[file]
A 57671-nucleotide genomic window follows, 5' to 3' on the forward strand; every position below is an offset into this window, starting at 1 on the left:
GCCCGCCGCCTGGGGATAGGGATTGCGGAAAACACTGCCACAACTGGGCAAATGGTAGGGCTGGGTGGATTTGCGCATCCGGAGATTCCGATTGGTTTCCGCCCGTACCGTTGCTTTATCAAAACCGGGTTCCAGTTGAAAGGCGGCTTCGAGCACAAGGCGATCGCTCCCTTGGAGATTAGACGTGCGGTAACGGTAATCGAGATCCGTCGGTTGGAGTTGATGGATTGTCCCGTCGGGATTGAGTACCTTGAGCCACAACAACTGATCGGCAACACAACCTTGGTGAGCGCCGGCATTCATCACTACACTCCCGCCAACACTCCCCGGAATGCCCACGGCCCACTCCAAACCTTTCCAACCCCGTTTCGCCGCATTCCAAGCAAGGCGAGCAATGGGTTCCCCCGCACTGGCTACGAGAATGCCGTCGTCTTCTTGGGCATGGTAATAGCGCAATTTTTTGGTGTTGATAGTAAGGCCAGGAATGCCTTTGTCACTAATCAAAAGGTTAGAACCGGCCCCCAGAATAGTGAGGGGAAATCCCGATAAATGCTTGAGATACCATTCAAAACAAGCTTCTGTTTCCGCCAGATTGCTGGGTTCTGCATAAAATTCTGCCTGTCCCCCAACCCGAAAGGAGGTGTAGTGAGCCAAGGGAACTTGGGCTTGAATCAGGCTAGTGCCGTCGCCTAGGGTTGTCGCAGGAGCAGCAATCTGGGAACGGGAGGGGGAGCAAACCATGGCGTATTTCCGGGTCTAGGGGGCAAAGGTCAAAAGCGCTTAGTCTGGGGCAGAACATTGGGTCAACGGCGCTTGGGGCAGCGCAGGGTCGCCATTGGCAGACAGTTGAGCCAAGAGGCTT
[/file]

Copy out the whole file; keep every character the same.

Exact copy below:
A 57671-nucleotide genomic window follows, 5' to 3' on the forward strand; every position below is an offset into this window, starting at 1 on the left:
GCCCGCCGCCTGGGGATAGGGATTGCGGAAAACACTGCCACAACTGGGCAAATGGTAGGGCTGGGTGGATTTGCGCATCCGGAGATTCCGATTGGTTTCCGCCCGTACCGTTGCTTTATCAAAACCGGGTTCCAGTTGAAAGGCGGCTTCGAGCACAAGGCGATCGCTCCCTTGGAGATTAGACGTGCGGTAACGGTAATCGAGATCCGTCGGTTGGAGTTGATGGATTGTCCCGTCGGGATTGAGTACCTTGAGCCACAACAACTGATCGGCAACACAACCTTGGTGAGCGCCGGCATTCATCACTACACTCCCGCCAACACTCCCCGGAATGCCCACGGCCCACTCCAAACCTTTCCAACCCCGTTTCGCCGCATTCCAAGCAAGGCGAGCAATGGGTTCCCCCGCACTGGCTACGAGAATGCCGTCGTCTTCTTGGGCATGGTAATAGCGCAATTTTTTGGTGTTGATAGTAAGGCCAGGAATGCCTTTGTCACTAATCAAAAGGTTAGAACCGGCCCCCAGAATAGTGAGGGGAAATCCCGATAAATGCTTGAGATACCATTCAAAACAAGCTTCTGTTTCCGCCAGATTGCTGGGTTCTGCATAAAATTCTGCCTGTCCCCCAACCCGAAAGGAGGTGTAGTGAGCCAAGGGAACTTGGGCTTGAATCAGGCTAGTGCCGTCGCCTAGGGTTGTCGCAGGAGCAGCAATCTGGGAACGGGAGGGGGAGCAAACCATGGCGTATTTCCGGGTCTAGGGGGCAAAGGTCAAAAGCGCTTAGTCTGGGGCAGAACATTGGGTCAACGGCGCTTGGGGCAGCGCAGGGTCGCCATTGGCAGACAGTTGAGCCAAGAGGCTT